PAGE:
Utilizing protocols.io for teaching

4 min readOct 5, 2020

The protocols.io platform offers a place to organize all of your class materials in one place, while keeping students engaged, and providing the necessary resources to teach either remotely or in person.

Get a look at some of the key functions in which you can structure your class, plus explore how Dr. Bonnie Hurwitz, an Associate Professor of Biosystems Engineering at the University of Arizona, utilizes protocols.io for teaching.

Getting Started

There are three key elements to the protocols.io platform: the File Manager, Workspaces, and Editor

These features allow you to structure your class by creating and sharing class materials effectively, enabling teamwork and communication, and keeping your work organized by having your materials in one central and secure place.

In the File Manager, which is the central place on protocols.io, you can organize all of your class materials and structure it as you see fit. The File Manager supports any file type, which allows you to upload any documents. You can also sync with Google Drive, One Drive, Box, and more.

Workspaces on protocols.io can be used across many fields by lab students, for at home lab experiments, computational work, or field classes. Workspaces can also be utilized as a virtual classroom, providing a place to ‘meet’, regardless if it’s in person or virtual.

  • Central and secure location
  • Protocol sharing
  • Sharing of resources
  • Discussions
  • Collaboration

Another way to stay organized is through our Task Manager in Workspaces. In the Task Manager, you can assign tasks, highlight lectures, or keep your students up to date and informed about what’s happening in your class.

In the editor on protocols.io, you can actively create content for students, and provide step by step instructions that are easy for students to follow. You can also include images and videos, components, and group steps into sections to add more visuals. If a student has a question, they can leave a comment and you will receive a notification. A discussion will then occur on the document.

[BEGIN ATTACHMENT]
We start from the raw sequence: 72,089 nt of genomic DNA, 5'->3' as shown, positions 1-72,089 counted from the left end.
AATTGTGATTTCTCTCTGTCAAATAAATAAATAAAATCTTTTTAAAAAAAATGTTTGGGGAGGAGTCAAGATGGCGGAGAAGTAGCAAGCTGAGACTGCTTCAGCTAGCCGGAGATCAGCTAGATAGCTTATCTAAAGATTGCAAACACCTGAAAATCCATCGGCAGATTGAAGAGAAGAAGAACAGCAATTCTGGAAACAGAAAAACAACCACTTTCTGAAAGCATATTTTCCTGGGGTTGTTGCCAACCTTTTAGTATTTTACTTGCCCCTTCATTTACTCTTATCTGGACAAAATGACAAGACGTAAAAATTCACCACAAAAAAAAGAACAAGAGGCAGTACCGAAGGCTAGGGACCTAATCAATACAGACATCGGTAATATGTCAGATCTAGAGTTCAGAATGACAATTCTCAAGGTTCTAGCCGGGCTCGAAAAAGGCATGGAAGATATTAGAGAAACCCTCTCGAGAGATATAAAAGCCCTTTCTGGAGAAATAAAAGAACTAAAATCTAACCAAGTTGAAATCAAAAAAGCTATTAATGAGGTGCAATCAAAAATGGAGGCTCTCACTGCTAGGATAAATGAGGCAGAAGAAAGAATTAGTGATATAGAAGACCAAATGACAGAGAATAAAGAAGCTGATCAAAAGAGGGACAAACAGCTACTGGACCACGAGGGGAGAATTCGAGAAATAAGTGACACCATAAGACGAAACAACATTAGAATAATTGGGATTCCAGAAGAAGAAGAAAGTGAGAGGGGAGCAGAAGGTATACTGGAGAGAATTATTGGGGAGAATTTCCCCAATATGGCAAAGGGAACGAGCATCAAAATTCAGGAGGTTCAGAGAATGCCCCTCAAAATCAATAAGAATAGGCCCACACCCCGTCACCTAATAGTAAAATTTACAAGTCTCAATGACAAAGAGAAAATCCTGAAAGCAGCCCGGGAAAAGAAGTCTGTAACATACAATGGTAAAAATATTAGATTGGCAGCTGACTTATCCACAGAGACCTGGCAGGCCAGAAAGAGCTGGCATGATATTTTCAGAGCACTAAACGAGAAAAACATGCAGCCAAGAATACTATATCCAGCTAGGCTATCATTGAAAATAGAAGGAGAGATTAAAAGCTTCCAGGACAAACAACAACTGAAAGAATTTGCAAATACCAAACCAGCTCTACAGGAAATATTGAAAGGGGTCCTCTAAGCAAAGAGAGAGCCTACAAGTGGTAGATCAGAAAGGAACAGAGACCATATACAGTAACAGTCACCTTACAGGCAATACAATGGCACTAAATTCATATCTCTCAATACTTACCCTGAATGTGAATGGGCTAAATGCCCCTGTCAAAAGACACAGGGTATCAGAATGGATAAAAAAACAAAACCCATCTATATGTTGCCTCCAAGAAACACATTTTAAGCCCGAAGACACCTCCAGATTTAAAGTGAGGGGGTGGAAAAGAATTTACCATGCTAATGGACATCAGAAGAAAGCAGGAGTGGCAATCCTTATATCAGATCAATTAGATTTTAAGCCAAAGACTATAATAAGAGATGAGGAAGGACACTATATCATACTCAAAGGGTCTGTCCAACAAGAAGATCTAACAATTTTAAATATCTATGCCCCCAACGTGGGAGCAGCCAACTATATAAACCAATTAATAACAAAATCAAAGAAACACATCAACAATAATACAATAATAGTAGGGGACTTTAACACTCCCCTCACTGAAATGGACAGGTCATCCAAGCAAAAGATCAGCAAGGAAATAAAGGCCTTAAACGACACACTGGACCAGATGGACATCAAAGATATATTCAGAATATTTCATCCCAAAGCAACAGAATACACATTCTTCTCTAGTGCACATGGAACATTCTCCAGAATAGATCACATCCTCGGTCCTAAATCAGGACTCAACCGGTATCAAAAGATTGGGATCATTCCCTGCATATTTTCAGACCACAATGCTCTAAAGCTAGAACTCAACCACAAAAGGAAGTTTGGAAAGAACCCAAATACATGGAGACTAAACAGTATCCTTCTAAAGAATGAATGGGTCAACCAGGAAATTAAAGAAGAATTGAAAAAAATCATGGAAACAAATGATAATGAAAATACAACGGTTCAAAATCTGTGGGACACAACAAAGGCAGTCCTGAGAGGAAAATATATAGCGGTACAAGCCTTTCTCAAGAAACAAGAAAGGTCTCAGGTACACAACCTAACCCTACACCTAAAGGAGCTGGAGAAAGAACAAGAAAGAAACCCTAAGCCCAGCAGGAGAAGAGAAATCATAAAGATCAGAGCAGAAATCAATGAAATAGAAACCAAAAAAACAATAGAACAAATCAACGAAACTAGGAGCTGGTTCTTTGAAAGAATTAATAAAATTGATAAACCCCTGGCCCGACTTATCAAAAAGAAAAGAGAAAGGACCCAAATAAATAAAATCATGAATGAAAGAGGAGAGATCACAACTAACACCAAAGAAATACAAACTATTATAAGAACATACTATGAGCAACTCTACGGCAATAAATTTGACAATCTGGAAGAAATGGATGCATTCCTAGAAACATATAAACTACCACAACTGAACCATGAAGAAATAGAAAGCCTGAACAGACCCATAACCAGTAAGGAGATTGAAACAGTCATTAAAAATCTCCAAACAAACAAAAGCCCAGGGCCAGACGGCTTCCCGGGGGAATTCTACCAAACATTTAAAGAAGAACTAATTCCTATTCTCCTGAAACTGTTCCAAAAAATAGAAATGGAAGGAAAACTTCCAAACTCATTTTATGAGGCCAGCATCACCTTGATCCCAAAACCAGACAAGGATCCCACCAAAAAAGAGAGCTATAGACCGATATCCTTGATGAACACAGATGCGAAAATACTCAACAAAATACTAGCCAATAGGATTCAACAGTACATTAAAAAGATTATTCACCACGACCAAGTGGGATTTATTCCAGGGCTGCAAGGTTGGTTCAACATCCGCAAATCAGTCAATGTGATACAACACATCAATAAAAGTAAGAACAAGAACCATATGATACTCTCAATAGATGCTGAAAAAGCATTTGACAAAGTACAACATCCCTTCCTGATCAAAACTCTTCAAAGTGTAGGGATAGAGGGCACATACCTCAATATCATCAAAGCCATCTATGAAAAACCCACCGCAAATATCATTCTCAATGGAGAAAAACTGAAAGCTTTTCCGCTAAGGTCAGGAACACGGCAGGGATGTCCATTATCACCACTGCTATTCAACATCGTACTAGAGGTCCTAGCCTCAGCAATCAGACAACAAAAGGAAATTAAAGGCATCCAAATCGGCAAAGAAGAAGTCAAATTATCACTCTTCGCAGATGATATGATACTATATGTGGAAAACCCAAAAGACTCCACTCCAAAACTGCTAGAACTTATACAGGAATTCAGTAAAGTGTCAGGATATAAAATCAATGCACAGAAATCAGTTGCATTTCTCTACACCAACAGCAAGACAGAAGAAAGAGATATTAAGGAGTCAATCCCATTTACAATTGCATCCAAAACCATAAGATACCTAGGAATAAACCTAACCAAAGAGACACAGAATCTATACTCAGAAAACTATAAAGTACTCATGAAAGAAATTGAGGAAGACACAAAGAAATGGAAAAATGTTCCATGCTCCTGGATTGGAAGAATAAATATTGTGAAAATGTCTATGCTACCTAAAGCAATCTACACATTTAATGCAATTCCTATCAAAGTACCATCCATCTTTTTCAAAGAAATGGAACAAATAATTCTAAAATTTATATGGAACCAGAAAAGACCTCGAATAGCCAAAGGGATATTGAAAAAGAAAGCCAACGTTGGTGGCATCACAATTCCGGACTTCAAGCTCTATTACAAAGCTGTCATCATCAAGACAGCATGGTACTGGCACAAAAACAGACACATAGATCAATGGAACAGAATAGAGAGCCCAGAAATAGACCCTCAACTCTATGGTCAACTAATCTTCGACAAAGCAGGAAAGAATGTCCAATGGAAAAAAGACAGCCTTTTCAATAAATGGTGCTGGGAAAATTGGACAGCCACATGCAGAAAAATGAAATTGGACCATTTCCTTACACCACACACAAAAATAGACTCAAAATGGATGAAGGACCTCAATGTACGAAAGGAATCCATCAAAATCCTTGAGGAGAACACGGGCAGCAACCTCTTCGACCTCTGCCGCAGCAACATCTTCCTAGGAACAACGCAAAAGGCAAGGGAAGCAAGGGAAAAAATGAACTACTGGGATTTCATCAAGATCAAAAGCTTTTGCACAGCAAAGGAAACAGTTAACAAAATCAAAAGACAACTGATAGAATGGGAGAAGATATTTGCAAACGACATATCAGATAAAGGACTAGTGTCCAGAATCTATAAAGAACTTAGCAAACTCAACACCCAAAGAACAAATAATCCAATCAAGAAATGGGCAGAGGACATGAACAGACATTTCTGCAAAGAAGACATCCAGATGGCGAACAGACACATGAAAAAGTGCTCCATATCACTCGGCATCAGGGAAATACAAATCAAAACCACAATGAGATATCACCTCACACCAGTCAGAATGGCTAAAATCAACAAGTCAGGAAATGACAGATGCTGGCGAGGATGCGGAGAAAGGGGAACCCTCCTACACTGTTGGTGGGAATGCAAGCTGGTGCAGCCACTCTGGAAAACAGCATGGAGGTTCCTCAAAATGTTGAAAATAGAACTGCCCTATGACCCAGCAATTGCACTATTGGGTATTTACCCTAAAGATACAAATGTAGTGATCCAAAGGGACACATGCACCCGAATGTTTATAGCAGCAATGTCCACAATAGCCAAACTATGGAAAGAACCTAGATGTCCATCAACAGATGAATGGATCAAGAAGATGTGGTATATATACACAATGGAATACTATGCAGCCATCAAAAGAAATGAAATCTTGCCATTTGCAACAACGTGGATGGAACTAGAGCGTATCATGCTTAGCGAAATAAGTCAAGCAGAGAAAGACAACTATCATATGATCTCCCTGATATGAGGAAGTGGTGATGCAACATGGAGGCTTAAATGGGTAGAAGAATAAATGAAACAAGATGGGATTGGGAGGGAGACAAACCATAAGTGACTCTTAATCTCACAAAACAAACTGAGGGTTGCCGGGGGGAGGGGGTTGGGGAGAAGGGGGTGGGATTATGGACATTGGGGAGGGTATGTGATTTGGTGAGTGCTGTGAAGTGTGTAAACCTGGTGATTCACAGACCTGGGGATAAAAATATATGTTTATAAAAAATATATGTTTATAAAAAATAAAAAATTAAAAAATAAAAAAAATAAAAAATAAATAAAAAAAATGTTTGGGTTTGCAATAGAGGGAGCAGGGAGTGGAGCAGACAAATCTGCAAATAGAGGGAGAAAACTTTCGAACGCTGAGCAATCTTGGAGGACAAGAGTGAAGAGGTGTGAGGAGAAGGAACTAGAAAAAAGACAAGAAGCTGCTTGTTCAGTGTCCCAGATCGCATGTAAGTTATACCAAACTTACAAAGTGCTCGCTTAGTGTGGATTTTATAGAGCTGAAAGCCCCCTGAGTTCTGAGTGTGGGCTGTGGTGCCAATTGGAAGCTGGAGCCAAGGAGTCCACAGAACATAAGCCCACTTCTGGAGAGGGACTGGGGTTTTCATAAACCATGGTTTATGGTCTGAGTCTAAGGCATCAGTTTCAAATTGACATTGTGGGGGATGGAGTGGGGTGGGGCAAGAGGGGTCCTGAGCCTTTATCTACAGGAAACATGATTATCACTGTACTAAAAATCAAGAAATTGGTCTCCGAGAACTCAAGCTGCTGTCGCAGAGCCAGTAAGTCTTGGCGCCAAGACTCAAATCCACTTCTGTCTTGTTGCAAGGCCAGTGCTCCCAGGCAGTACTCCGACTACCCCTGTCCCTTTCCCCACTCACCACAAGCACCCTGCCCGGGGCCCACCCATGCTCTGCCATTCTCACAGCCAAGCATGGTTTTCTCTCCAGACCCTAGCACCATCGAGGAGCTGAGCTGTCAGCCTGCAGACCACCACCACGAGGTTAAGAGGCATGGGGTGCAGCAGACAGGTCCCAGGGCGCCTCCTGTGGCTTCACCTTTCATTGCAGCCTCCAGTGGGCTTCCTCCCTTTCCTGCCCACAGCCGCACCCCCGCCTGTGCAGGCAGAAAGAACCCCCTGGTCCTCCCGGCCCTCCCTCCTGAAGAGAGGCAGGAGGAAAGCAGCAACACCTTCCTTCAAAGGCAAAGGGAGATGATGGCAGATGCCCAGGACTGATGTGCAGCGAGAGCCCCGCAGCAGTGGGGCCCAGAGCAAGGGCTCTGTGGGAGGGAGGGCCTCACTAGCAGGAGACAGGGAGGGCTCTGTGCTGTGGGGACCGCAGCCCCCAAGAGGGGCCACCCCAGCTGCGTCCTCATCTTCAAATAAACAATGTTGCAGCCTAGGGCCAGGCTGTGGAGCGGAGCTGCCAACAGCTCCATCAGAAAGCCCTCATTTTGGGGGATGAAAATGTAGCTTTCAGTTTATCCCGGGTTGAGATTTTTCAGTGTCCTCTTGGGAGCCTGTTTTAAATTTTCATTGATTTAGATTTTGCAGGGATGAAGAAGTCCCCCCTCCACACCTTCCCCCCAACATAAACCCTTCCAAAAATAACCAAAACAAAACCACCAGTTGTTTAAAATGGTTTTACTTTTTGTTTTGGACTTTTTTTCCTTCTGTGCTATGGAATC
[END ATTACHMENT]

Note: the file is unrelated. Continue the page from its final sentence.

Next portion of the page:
Students can also utilize the editor to create documents, while also taking advantage of the concurrent editing feature. For example, if a group of students are on a team, they can all work on the same document together.

Another feature that can benefit students, is the run functionality. The run functionality allows students to run a protocol, giving them a step by step checklist, in which they can check off each step as they complete it. A run record will then be recorded, and can be used to make any notes. If you would like to modify a protocol, you can create a new version at any time. The older versions will still be available but will be marked as outdated. Multiple versions of a protocol can also be compared to each other using the Compare button, which highlights the differences between the two versions.

A conversation with Dr. Bonnie Hurwitz

Dr. Bonnie Hurwitz is an Associate Professor of Biosystems Engineering at the University of Arizona. She has worked as a computational biologist for nearly two decades on interdisciplinary projects in both industry and academia. Her research on the Earth and human microbiome incorporate large-scale –omics datasets, high-throughput computing, and big data analytics to answer questions in systems biology. A core focus of her lab is in developing bioinformatics algorithms and cyberinfrastructure for microbial ecology.

We were recently joined by Dr. Bonnie Hurwitz for a webinar to discuss how she has been utilizing protocols.io for teaching.

In this webinar, Bonnie dives into how she has been utilizing protocols.io to develop coursework, onboard students, and how her classes use step by step protocols to run different bioinformatics analysis’.

Bonnie discussed a class that is currently in development, that will be focused on reproducible protocols and teaching undergraduate students how to understand and define what reproducible research is. In this class, they will do a research project, which will then be implemented into protocols.io for future generations to explore. Bonnie also explained, that in another class they use protocols.io as part of their students homework. In this, the students have to go through the protocols and work with example data sets. This is useful as they can see real time comments and interactive videos such as demos and examples.

You can click here to watch our full webinar with Dr. Bonnie Hurwitz detailing how she utilizes workspaces for teaching.

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